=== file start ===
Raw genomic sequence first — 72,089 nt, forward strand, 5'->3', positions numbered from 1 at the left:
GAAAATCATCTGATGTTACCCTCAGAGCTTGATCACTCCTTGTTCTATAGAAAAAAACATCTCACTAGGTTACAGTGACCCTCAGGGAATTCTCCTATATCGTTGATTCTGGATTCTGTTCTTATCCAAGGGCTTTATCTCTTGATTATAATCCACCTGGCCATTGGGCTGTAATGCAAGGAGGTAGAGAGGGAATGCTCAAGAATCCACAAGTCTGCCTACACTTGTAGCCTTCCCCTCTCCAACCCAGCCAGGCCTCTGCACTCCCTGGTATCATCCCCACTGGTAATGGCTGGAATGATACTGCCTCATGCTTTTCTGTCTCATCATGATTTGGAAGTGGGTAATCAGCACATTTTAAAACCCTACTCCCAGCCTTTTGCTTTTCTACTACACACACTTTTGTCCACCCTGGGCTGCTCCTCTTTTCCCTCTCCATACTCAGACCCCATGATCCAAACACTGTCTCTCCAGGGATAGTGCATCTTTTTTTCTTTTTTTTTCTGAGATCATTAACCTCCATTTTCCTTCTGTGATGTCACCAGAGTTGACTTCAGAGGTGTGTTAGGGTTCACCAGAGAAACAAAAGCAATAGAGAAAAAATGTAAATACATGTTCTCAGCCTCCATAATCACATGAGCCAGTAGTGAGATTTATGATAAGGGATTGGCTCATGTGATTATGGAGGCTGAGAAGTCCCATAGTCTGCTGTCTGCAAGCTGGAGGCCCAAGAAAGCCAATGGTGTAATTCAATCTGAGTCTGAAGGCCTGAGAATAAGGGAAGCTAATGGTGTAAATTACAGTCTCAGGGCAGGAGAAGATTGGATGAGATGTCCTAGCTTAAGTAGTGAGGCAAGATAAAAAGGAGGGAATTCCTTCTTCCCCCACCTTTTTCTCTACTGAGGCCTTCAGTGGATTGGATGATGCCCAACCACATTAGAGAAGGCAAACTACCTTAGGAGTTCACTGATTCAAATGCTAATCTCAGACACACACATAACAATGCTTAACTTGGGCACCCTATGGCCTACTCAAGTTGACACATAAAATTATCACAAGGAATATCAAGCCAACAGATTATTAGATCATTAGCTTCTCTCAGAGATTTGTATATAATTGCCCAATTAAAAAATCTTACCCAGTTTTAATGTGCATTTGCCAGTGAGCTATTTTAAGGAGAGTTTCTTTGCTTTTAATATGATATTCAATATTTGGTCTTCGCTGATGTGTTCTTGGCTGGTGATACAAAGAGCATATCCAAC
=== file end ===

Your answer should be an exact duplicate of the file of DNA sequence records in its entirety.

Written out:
Raw genomic sequence first — 72,089 nt, forward strand, 5'->3', positions numbered from 1 at the left:
GAAAATCATCTGATGTTACCCTCAGAGCTTGATCACTCCTTGTTCTATAGAAAAAAACATCTCACTAGGTTACAGTGACCCTCAGGGAATTCTCCTATATCGTTGATTCTGGATTCTGTTCTTATCCAAGGGCTTTATCTCTTGATTATAATCCACCTGGCCATTGGGCTGTAATGCAAGGAGGTAGAGAGGGAATGCTCAAGAATCCACAAGTCTGCCTACACTTGTAGCCTTCCCCTCTCCAACCCAGCCAGGCCTCTGCACTCCCTGGTATCATCCCCACTGGTAATGGCTGGAATGATACTGCCTCATGCTTTTCTGTCTCATCATGATTTGGAAGTGGGTAATCAGCACATTTTAAAACCCTACTCCCAGCCTTTTGCTTTTCTACTACACACACTTTTGTCCACCCTGGGCTGCTCCTCTTTTCCCTCTCCATACTCAGACCCCATGATCCAAACACTGTCTCTCCAGGGATAGTGCATCTTTTTTTCTTTTTTTTTCTGAGATCATTAACCTCCATTTTCCTTCTGTGATGTCACCAGAGTTGACTTCAGAGGTGTGTTAGGGTTCACCAGAGAAACAAAAGCAATAGAGAAAAAATGTAAATACATGTTCTCAGCCTCCATAATCACATGAGCCAGTAGTGAGATTTATGATAAGGGATTGGCTCATGTGATTATGGAGGCTGAGAAGTCCCATAGTCTGCTGTCTGCAAGCTGGAGGCCCAAGAAAGCCAATGGTGTAATTCAATCTGAGTCTGAAGGCCTGAGAATAAGGGAAGCTAATGGTGTAAATTACAGTCTCAGGGCAGGAGAAGATTGGATGAGATGTCCTAGCTTAAGTAGTGAGGCAAGATAAAAAGGAGGGAATTCCTTCTTCCCCCACCTTTTTCTCTACTGAGGCCTTCAGTGGATTGGATGATGCCCAACCACATTAGAGAAGGCAAACTACCTTAGGAGTTCACTGATTCAAATGCTAATCTCAGACACACACATAACAATGCTTAACTTGGGCACCCTATGGCCTACTCAAGTTGACACATAAAATTATCACAAGGAATATCAAGCCAACAGATTATTAGATCATTAGCTTCTCTCAGAGATTTGTATATAATTGCCCAATTAAAAAATCTTACCCAGTTTTAATGTGCATTTGCCAGTGAGCTATTTTAAGGAGAGTTTCTTTGCTTTTAATATGATATTCAATATTTGGTCTTCGCTGATGTGTTCTTGGCTGGTGATACAAAGAGCATATCCAAC